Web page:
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Long Range Planning

33/3 June 2000



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Charles Baden-Fuller Editorial

Organisational Forms: The Challenge for the Future

R. Miles, C. Snow and G. Miles The Future.org miles@haas.berkeley.edu

    According to William E. Coyne, Senior Vice President for Research and Development at 3M "Most modern companies now recognise that the best way to increase corporate earnings is through top-line growth, and the best route to top-line growth is through innovation". The ability to innovate, however, comes from a skill that is underdeveloped in most companies: collaboration. Knowing how to collaborate helps a company to create and transfer knowledge. Knowledge creation and utilisation, in turn, lead to innovation. Companies that understand this long-linked process, and make the appropriate investments needed to establish and maintain it, will be the big winners in the 21st Century global economy.

R-J Liu and J. Brookfield Stars, Rings and Tiers: Organisational Networks and Their Dynamics in Taiwan´s Machine Tool Industry liurj@ie.thu.edu.tw

    Effective inter-firm networks are an important competitive advantage in manufacturing. Based on a series of in-depth interviews, three case studies are presented which reflect and are representative of, the underlying structure and organisational dynamics of supplier networks in Taiwan´s machine tool industry. Basic organisational patterns include lead firm networks shaped like stars, rings and tiers. Multi-centred networks of small firms also play an active role in the industry. Factors influencing network shape include the capabilities and values of member companies, business demand and industry competition. In particular, a combination of economies of scale due to increasing product volume and greater trust stemming from an accumulated history of successful business interaction seem fundamental to changes in network structure.

Defining the Boundaries of Competition and its Consequences

R. Calori, T. Atamer and P. Nunes International Competition in Mixed Industries calori@em-lyon.com

    The collective knowledge of practitioners is useful for theory building. One of the roles of researchers is to tap practitioners knowledge, analyse it and integrate it into a collective knowledge base (a process similar to the design of expert systems). This paper analyses the collective knowledge of practitioners in four mixed industries: cables and wires, chocolate and sugar confectionery, paint and footwear and and compares their collective espoused theory of the dynamics of international competition to mainstream economic and strategic theories. Several salient concepts are discussed: the formation of regional competitive territories, the dual effect of marketing intensity, the influence of demand factors (international customers and high-growth market) and the role of strategic innovators across borders. These concepts deviate from mainstream theories of internationalisation and suggest new theoretical developments. Also, the framework derived from this collective knowledge base can return to managers and be used for crafting international strategies.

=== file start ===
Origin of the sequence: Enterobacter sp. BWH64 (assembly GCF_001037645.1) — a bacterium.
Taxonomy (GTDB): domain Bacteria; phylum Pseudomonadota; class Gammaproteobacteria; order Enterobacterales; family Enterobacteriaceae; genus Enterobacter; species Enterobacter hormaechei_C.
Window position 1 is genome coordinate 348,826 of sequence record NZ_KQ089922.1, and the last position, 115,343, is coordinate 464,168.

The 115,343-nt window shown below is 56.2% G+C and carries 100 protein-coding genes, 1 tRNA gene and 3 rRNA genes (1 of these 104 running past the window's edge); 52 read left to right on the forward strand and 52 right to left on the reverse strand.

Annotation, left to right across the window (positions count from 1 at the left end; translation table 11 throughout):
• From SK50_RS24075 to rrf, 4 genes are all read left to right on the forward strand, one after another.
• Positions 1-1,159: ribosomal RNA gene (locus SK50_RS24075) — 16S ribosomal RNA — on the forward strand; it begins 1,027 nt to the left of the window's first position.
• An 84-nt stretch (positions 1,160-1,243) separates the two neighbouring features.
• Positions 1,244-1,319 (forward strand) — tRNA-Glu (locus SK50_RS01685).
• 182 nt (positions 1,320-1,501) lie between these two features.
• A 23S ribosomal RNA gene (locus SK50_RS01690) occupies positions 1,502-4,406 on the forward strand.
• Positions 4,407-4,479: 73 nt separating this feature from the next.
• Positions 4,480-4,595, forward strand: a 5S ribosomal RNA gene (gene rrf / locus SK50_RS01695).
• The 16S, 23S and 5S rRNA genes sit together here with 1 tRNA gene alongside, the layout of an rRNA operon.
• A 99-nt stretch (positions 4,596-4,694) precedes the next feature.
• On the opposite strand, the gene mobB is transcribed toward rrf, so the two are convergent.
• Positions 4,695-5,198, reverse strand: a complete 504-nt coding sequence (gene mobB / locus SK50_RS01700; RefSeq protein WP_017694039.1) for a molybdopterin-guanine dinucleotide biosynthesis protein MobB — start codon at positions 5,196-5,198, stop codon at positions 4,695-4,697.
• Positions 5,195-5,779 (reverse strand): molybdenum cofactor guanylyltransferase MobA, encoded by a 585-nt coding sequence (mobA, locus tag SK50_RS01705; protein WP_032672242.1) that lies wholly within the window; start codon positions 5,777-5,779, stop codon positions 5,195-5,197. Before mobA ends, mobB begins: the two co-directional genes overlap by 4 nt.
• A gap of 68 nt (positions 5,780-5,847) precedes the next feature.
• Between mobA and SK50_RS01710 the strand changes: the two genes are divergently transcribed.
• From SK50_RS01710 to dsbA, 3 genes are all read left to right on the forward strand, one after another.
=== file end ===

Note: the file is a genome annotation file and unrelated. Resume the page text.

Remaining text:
J. Sidhu, E. Nijssen and H. Commandeur Business Domain Definition Practice: Does it Affect Organisational Performance? jsidhu@fbk.eur.nl

    How do organisations conceptualise their business domain (in other words their competitive boundaries) and how can this influence their strategic choices and performance? This article finds that delineating competitive boundaries relatively narrowly, with an organisation´s technological competencies as the reference point, is positively associated with sales growth in turbulent industries. In contrast, in stable industries, conceptualising competitive boundaries relatively broadly to circumscribe substitute product organisations is positively correlated to sales growth. Additionally, results suggest that in both environment types, explicitly articulating what the business domain of an organisation is, leads to superior performance. Management implications are drawn.

W. Frentzel, J. Bryson and B. Crosby Strategic Planning in the Military: The US Naval Security Group Changes its Strategy, 1992-1998 bryso001@umn.edu

    This is an account of the US Naval Security Group Command´s (NSG) search for strategic management during a time of unprecedented change. In response to dramatic shifts resulting from the end of the Cold War, Congressional pressures for cross-service co-operation, and the emergence of new technologies, the NSG engaged in a six-year strategic planning process. The process helped the group refocus and develop strategies better suited to new demands for military preparedness. The process was incremental and eclectic: early leadership came from the middle managers rather than top officials. The process began with a `quick´ and `dirty´ planning session initiated by department heads to deal with an immediate crisis and gained momentum and top-level involvement as the first session and subsequent strategic planning efforts showed results. The process was guided by a strategic planning framework specifically designed for public and nonprofit organisations and relied on a variety of strategic planning tools and techniques, including stake holder analyses, SWOT analyses and capturing the insights gained from scenario planning using the newer cognitive methods such as cognitive and oval mapping. This article provides a chronology of events over a six-year period, explores some of the strategic planning tools and techniques used, details results achieved and discusses some of the major lessons learned.

CEO Interview

James Kelly Every Little Helps: An Interview with Terry Leahy, CEO, Tesco

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